The subjects of this study were ATLL patients who had been referred to the Department of Hematology of our hospital between September 2005 and December 2010. ATLL was classified into four clinical subtypes according to the criteria established by the Lymphoma Study Group of the Japan Clinical Oncology Group (Shimoyama’s classification): acute, lymphoma, chronic and smoldering types [26]. This classification is based on the number of abnormal T cells in peripheral blood, serum lactic acid dehydrogenase (LDH) level, tumor lesions in various organs, and clinical course. Venous blood samples to determine sCD30 and sIL-2R levels were collected before the initial therapy or before the conditioning therapy of HSCT.
Data collection
Clinical data including age, sex, clinical subtype, Eastern Cooperative Oncology Group performance status (PS), Ann Arbor stage, Charlson Comorbidity Index [27], and laboratory findings were recorded before therapy. The simplified prognostic index, ATL-PI, was also calculated as follows, according to a previous report [28]:
Simplified ATL-PI=2 (if stage=III or IV) + 1 (if ECOG PS > 1) + 1 (if age>70 years) + 1 (if albumin<3.5 g/dL) + 1 (if sIL-2R>20000 U/mL).
The endpoint of the study was 2-year OS. The follow-up study ceased on the 21st December 2012, so that the last registered patient could be followed up for two years. The starting point for OS was the starting date of initial therapy (chemotherapy or total gastrectomy) and this starting point was also used for the 4 patients from our hospital who late underwent HSCT. One patient in the study died of an acute crisis before receiving chemotherapy; this case was included in the study and the starting date for survival of this case was the day of the acute crisis. In the case of HSCT, the starting point of OS was the date of transplantation. The cause of death following HSCT was categorized into disease progression or TRM. Disease progression is defined as the death in which any evidence of ATL relapse is detected. TRM is defined as the death from the adverse events of transplantation without evidence of relapse. All patients completed 2-year follow-up.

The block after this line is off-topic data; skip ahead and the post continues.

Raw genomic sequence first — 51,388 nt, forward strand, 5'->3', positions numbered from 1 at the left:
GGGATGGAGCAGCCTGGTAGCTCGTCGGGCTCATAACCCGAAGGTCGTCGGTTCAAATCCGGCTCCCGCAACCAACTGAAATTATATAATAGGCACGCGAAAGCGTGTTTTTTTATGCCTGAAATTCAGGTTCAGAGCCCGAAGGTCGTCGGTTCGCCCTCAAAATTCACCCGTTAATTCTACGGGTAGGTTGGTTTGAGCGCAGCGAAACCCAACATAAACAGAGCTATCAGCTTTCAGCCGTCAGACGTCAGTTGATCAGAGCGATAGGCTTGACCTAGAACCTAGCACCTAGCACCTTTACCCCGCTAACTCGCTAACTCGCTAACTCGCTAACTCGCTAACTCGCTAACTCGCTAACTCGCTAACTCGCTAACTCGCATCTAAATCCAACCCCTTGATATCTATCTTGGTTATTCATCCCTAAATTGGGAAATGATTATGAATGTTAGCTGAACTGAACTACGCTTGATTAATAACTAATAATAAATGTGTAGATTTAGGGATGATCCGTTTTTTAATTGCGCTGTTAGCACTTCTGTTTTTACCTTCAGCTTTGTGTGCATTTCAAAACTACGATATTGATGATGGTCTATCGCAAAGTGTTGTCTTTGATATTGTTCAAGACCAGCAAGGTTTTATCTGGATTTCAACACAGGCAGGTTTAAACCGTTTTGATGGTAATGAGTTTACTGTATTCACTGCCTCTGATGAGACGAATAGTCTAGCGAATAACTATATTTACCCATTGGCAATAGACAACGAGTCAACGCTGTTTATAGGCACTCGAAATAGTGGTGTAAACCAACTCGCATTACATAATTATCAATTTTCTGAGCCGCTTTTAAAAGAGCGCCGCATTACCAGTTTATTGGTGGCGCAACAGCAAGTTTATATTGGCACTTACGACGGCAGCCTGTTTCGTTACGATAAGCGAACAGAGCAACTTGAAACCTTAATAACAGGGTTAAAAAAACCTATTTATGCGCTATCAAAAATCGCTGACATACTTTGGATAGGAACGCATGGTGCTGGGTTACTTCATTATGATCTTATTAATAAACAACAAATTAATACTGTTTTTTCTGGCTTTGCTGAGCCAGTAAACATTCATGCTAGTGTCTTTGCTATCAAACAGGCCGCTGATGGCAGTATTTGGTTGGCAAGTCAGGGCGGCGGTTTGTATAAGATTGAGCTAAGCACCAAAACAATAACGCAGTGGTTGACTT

Measurement of soluble cytokine receptors
The sera of the patients before therapy were preserved at -80°C and levels of sCD30 and sIL-2R were subsequently measured using a sandwich enzyme-linked immunosorbent assay (ELISA). In some patients, serial blood samples were taken during the course of treatment if they consented to the procedures. Serum sIL-2R concentrations were measured using Cell freeN IL-2R (Kyowa Medex Co., Ltd., Shizuoka, Japan) and Determiner CL IL-2R (Kyowa Medex Co., Ltd.). Serum sCD30 concentrations were measured using Human sCD30 Platinum ELISA (eBioscience, Vienna, Austria) at the Research Laboratories of Kyowa Medex Co., Ltd., Shizuoka, Japan.
Conventional chemotherapy for aggressive ATLL was based on the Japan Clinical Oncology Group protocol and first-generation CHOP protocols containing cyclophosphamide, doxorubicin, vincristine and prednisolone, which is the standard regimen for lymphoma. The ATLL patients were treated with intensive chemotherapy with G-CSF support, such as LSG15 regimens and CHOP-V-MMV [5,29]. CHOP-V-MMV consists of CHOP plus vindesine, ranimustine and etoposide. LSG15 is a sequential combination chemotherapy consisting of three regimens: VCAP (vincristine, cyclophosphamide, doxorubicin and prednisolone), AMP (doxorubicin, ranimustine, and prednisolone) and VECP (vindesine, etoposide, carboplatin and prednisolone). We also performed modified regimens such as CHOP or THP-COP for elderly patients.
Allogeneic hematopoietic stem cell transplantation
In general, relatively young patients of 65 years or less who completed chemotherapy were usually scheduled to receive HSCT unless their general conditions worsened or the disease progressed [30]. Most of the patients for HSCT had received chemotherapy in other hospitals.